What’s a Determiner?
A determiner is a word or phrase that ‘determines’, limits, the meaning of a noun: it accompanies a noun and gives a little bit of extra information about it.
- Articles: the, a/an
- Numbers and similar words: one, two, a few, many, no, some, any…
- Possessive Adjectives and Phrases: my, your, Jenny’s, her uncle’s … (→ Possessive Adjectives and Possessive Pronouns )
- Demonstrative Adjectives: this/these, that/those
- Some Others: enough, too much, neither, both, …
Determiners always go at the beginning of a Noun Group:
- a black cat
- both of the girls
- some people
- my blue suede shoes
- David’s shiny new red car
With most determiners, there can only be one. There are exceptions, but very few.
A/An, Some, and Any
Look at the chart below for an overview:
a/an only goes with singular countable nouns: it basically means ‘one’, but it’s weaker:
- I’ve got a dog.
- I’ve got one dog, not two.
The difference between a and an is phonetic: if the following word starts with a vowel, you use an. If it doesn’t, use a. The reason is simple: it sounds so much better, and it’s so much easier to pronounce.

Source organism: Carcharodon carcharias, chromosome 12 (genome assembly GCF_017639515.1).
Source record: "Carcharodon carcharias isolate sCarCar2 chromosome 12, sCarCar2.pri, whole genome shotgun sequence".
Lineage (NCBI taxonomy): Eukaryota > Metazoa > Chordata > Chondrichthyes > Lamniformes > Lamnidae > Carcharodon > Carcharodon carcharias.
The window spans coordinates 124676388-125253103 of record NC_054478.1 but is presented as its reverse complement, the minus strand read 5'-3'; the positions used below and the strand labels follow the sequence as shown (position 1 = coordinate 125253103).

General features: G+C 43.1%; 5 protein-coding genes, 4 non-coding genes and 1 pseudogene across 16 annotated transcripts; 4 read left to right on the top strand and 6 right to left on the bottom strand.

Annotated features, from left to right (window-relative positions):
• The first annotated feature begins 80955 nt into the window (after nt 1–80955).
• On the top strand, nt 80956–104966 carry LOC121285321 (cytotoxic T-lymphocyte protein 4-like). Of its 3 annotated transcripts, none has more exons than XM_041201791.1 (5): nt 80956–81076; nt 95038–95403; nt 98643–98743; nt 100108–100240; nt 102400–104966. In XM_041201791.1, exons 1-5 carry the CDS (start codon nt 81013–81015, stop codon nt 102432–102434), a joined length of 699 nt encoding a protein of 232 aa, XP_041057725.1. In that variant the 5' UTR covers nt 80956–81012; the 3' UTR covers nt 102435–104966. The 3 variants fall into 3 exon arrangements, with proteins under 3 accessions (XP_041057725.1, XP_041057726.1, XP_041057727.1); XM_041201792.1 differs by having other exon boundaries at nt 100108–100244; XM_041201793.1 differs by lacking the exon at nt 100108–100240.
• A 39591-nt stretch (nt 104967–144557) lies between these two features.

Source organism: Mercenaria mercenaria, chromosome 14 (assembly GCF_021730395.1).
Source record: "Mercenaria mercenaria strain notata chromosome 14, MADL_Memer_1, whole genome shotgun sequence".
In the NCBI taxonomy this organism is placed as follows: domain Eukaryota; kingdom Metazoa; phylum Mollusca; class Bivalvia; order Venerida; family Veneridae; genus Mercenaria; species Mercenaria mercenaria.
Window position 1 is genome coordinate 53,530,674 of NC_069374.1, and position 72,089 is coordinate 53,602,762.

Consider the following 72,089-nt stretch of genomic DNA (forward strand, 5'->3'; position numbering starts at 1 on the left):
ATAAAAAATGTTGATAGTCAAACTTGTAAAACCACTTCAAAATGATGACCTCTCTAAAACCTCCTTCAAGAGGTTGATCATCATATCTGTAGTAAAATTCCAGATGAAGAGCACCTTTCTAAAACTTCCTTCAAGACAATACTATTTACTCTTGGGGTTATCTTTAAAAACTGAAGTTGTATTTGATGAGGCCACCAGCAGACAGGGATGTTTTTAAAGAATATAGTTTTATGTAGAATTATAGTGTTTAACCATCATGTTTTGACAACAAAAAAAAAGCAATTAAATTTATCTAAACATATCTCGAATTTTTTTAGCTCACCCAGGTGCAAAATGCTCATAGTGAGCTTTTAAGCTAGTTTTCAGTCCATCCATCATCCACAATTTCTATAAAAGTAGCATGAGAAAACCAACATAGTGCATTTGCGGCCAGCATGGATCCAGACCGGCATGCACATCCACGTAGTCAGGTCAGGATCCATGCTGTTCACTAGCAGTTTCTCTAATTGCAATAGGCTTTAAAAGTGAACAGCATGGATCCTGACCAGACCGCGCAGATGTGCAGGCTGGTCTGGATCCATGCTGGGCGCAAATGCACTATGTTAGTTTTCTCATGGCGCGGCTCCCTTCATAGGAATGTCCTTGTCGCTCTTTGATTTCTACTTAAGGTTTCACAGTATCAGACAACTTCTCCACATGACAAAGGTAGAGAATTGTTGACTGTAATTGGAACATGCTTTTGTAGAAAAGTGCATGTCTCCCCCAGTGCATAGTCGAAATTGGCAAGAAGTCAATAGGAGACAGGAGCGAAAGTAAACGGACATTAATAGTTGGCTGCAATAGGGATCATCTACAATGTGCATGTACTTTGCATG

- She’s got a new mobile phone.
- There’s an apple in the bowl.
some and any are a bit more complicated. You can use either for:
- Uncountable nouns
- Countable nouns in plural
The difference is:
- We use some in affirmative.
- We use any in questions and negations.
- There’s some water in the fridge.
- There are some apples in the bowl.
- There isn’t any milk in the fridge.
- Are there any bananas?
But there are some exceptions: when you make an offer, ask for something, or suggest something, you need some -even if it’s a question:
- Would you like some more tea?
- Could I have some chips, please?
- Why don’t we have some nachos to share, as a starter?
no as a determiner is basically the opposite of a/an: it means ‘zero’. We use it in affirmative sentences that have a negative meaning:
- There’s no cola in the fridge. = There isn’t any cola in the fridge.
But we can also use no with plural nouns:
- There are no cars on the street. = There aren’t any cars on the street.
Agendaweb has two pages of exercises on a/an, some/any, and no.
Compound Forms: Indefinite Pronouns
There are many words that contain some, any, or no plus a noun or other word. Normally, there’s also a version with every:
- something / anything / nothing /everything
- someone / anyone / no-one / everyone
- somewhere / anywhere / nowhere / everywhere
- somebody / anybody / nobody / everybody
- sometimes / anytime / any time / every time
The rules for these words are the same as for some/any/no, with a few rather ‘advanced’ exceptions.
Find exercises on indefinite pronouns here.